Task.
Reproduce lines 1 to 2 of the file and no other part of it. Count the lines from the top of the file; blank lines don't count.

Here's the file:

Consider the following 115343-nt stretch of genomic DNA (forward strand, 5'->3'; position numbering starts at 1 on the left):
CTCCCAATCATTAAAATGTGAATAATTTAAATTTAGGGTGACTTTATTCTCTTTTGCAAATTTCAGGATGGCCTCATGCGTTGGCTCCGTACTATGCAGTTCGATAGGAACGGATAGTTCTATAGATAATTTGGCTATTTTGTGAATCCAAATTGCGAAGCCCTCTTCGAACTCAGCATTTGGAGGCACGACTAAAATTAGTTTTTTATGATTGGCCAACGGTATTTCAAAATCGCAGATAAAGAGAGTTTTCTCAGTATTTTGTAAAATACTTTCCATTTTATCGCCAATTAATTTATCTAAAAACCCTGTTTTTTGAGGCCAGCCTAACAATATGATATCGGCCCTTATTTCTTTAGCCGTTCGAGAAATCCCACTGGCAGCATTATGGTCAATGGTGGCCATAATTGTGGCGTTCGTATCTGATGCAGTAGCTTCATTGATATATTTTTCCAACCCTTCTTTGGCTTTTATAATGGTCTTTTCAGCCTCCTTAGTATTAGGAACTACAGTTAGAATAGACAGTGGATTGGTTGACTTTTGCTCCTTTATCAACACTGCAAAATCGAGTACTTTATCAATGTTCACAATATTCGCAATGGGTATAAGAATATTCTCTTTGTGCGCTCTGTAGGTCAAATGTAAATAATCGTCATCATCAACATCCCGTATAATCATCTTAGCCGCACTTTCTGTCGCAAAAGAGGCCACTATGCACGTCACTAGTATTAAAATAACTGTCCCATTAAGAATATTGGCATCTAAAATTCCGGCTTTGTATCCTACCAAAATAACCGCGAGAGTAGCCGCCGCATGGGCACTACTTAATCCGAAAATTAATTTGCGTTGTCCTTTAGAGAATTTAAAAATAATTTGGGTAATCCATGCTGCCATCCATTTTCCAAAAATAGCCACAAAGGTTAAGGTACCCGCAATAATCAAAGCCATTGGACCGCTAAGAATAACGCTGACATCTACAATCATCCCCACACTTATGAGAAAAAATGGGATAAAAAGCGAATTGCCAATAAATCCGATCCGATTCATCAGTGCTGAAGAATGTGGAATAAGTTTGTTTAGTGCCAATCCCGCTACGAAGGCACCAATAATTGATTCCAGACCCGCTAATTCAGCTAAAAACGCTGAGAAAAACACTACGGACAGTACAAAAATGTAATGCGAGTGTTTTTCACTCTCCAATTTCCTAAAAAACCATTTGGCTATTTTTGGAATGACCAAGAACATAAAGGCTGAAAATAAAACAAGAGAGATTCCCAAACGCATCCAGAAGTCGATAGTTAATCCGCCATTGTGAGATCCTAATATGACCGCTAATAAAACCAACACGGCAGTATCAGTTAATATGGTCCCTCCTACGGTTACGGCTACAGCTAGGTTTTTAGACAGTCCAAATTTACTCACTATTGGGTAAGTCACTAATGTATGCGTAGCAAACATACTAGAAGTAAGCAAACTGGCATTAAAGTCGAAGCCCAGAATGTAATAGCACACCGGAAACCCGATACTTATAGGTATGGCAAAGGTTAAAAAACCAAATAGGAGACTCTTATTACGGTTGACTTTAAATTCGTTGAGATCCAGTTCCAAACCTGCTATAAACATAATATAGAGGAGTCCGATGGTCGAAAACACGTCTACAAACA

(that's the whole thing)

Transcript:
Consider the following 115343-nt stretch of genomic DNA (forward strand, 5'->3'; position numbering starts at 1 on the left):
CTCCCAATCATTAAAATGTGAATAATTTAAATTTAGGGTGACTTTATTCTCTTTTGCAAATTTCAGGATGGCCTCATGCGTTGGCTCCGTACTATGCAGTTCGATAGGAACGGATAGTTCTATAGATAATTTGGCTATTTTGTGAATCCAAATTGCGAAGCCCTCTTCGAACTCAGCATTTGGAGGCACGACTAAAATTAGTTTTTTATGATTGGCCAACGGTATTTCAAAATCGCAGATAAAGAGAGTTTTCTCAGTATTTTGTAAAATACTTTCCATTTTATCGCCAATTAATTTATCTAAAAACCCTGTTTTTTGAGGCCAGCCTAACAATATGATATCGGCCCTTATTTCTTTAGCCGTTCGAGAAATCCCACTGGCAGCATTATGGTCAATGGTGGCCATAATTGTGGCGTTCGTATCTGATGCAGTAGCTTCATTGATATATTTTTCCAACCCTTCTTTGGCTTTTATAATGGTCTTTTCAGCCTCCTTAGTATTAGGAACTACAGTTAGAATAGACAGTGGATTGGTTGACTTTTGCTCCTTTATCAACACTGCAAAATCGAGTACTTTATCAATGTTCACAATATTCGCAATGGGTATAAGAATATTCTCTTTGTGCGCTCTGTAGGTCAAATGTAAATAATCGTCATCATCAACATCCCGTATAATCATCTTAGCCGCACTTTCTGTCGCAAAAGAGGCCACTATGCACGTCACTAGTATTAAAATAACTGTCCCATTAAGAATATTGGCATCTAAAATTCCGGCTTTGTATCCTACCAAAATAACCGCGAGAGTAGCCGCCGCATGGGCACTACTTAATCCGAAAATTAATTTGCGTTGTCCTTTAGAGAATTTAAAAATAATTTGGGTAATCCATGCTGCCATCCATTTTCCAAAAATAGCCACAAAGGTTAAGGTACCCGCAATAATCAAAGCCATTGGACCGCTAAGAATAACGCTGACATCTACAATCATCCCCACACTTATGAGAAAAAATGGGATAAAAAGCGAATTGCCAATAAATCCGATCCGATTCATCAGTGCTGAAGAATGTGGAATAAGTTTGTTTAGTGCCAATCCCGCTACGAAGGCACCAATAATTGATTCCAGACCCGCTAATTCAGCTAAAAACGCTGAGAAAAACACTACGGACAGTACAAAAATGTAATGCGAGTGTTTTTCACTCTCCAATTTCCTAAAAAACCATTTGGCTATTTTTGGAATGACCAAGAACATAAAGGCTGAAAATAAAACAAGAGAGATTCCCAAACGCATCCAGAAGTCGATAGTTAATCCGCCATTGTGAGATCCTAATATGACCGCTAATAAAACCAACACGGCAGTATCAGTTAATATGGTCCCTCCTACGGTTACGGCTACAGCTAGGTTTTTAGACAGTCCAAATTTACTCACTATTGGGTAAGTCACTAATGTATGCGTAGCAAACATACTAGAAGTAAGCAAACTGGCATTAAAGTCGAAGCCCAGAATGTAATAGCACACCGGAAACCCGATACTTATAGGTATGGCAAAGGTTAAAAAACCAAATAGGAGACTCTTATTACGGTTGACTTTAAATTCGTTGAGATCCAGTTCCAAACCTGCTATAAACATAATATAGAGGAGTCCGATGGTCGAAAACACGTCTACAAACA